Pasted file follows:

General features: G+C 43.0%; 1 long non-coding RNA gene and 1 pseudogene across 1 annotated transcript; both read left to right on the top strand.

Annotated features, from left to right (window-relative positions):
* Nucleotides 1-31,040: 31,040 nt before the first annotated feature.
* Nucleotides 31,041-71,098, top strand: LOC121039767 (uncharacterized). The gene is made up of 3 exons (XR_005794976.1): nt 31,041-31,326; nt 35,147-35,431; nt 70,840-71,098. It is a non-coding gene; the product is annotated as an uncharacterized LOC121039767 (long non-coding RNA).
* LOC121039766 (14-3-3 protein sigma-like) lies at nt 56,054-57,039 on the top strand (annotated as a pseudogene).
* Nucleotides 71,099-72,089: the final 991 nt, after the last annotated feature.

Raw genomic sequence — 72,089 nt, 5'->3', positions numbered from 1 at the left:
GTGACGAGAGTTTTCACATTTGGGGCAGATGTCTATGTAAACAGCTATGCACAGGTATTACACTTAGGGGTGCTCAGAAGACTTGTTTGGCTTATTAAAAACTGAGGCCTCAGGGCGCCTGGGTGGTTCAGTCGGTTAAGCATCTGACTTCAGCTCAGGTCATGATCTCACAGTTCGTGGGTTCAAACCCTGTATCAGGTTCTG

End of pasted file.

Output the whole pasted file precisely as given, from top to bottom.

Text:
General features: G+C 43.0%; 1 long non-coding RNA gene and 1 pseudogene across 1 annotated transcript; both read left to right on the top strand.

Annotated features, from left to right (window-relative positions):
* Nucleotides 1-31,040: 31,040 nt before the first annotated feature.
* Nucleotides 31,041-71,098, top strand: LOC121039767 (uncharacterized). The gene is made up of 3 exons (XR_005794976.1): nt 31,041-31,326; nt 35,147-35,431; nt 70,840-71,098. It is a non-coding gene; the product is annotated as an uncharacterized LOC121039767 (long non-coding RNA).
* LOC121039766 (14-3-3 protein sigma-like) lies at nt 56,054-57,039 on the top strand (annotated as a pseudogene).
* Nucleotides 71,099-72,089: the final 991 nt, after the last annotated feature.

Raw genomic sequence — 72,089 nt, 5'->3', positions numbered from 1 at the left:
GTGACGAGAGTTTTCACATTTGGGGCAGATGTCTATGTAAACAGCTATGCACAGGTATTACACTTAGGGGTGCTCAGAAGACTTGTTTGGCTTATTAAAAACTGAGGCCTCAGGGCGCCTGGGTGGTTCAGTCGGTTAAGCATCTGACTTCAGCTCAGGTCATGATCTCACAGTTCGTGGGTTCAAACCCTGTATCAGGTTCTG